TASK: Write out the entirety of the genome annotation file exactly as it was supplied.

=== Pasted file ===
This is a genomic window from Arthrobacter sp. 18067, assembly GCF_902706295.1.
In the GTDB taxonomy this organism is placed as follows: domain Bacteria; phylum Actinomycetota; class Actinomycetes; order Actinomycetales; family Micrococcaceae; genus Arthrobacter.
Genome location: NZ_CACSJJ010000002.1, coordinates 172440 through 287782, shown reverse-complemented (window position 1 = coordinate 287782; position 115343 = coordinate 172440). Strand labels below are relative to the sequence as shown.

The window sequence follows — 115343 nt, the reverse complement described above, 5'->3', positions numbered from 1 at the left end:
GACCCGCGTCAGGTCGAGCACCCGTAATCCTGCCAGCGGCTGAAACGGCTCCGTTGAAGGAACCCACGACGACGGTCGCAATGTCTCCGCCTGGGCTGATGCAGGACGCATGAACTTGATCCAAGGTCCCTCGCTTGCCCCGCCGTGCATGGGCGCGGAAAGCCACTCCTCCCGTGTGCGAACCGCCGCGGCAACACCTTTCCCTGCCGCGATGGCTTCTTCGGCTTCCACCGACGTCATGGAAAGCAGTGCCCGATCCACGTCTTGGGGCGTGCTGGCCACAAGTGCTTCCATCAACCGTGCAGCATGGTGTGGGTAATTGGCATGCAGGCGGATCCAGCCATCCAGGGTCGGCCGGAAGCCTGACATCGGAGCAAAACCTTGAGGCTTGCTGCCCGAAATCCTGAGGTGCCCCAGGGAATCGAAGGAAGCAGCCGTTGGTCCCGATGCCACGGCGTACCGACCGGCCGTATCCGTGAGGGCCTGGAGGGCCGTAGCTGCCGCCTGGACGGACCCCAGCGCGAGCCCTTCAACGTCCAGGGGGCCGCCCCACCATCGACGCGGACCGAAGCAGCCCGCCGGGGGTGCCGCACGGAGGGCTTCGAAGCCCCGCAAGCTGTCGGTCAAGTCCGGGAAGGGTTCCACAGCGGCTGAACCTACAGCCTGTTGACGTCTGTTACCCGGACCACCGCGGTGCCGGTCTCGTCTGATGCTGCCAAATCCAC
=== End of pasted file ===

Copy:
This is a genomic window from Arthrobacter sp. 18067, assembly GCF_902706295.1.
In the GTDB taxonomy this organism is placed as follows: domain Bacteria; phylum Actinomycetota; class Actinomycetes; order Actinomycetales; family Micrococcaceae; genus Arthrobacter.
Genome location: NZ_CACSJJ010000002.1, coordinates 172440 through 287782, shown reverse-complemented (window position 1 = coordinate 287782; position 115343 = coordinate 172440). Strand labels below are relative to the sequence as shown.

The window sequence follows — 115343 nt, the reverse complement described above, 5'->3', positions numbered from 1 at the left end:
GACCCGCGTCAGGTCGAGCACCCGTAATCCTGCCAGCGGCTGAAACGGCTCCGTTGAAGGAACCCACGACGACGGTCGCAATGTCTCCGCCTGGGCTGATGCAGGACGCATGAACTTGATCCAAGGTCCCTCGCTTGCCCCGCCGTGCATGGGCGCGGAAAGCCACTCCTCCCGTGTGCGAACCGCCGCGGCAACACCTTTCCCTGCCGCGATGGCTTCTTCGGCTTCCACCGACGTCATGGAAAGCAGTGCCCGATCCACGTCTTGGGGCGTGCTGGCCACAAGTGCTTCCATCAACCGTGCAGCATGGTGTGGGTAATTGGCATGCAGGCGGATCCAGCCATCCAGGGTCGGCCGGAAGCCTGACATCGGAGCAAAACCTTGAGGCTTGCTGCCCGAAATCCTGAGGTGCCCCAGGGAATCGAAGGAAGCAGCCGTTGGTCCCGATGCCACGGCGTACCGACCGGCCGTATCCGTGAGGGCCTGGAGGGCCGTAGCTGCCGCCTGGACGGACCCCAGCGCGAGCCCTTCAACGTCCAGGGGGCCGCCCCACCATCGACGCGGACCGAAGCAGCCCGCCGGGGGTGCCGCACGGAGGGCTTCGAAGCCCCGCAAGCTGTCGGTCAAGTCCGGGAAGGGTTCCACAGCGGCTGAACCTACAGCCTGTTGACGTCTGTTACCCGGACCACCGCGGTGCCGGTCTCGTCTGATGCTGCCAAATCCAC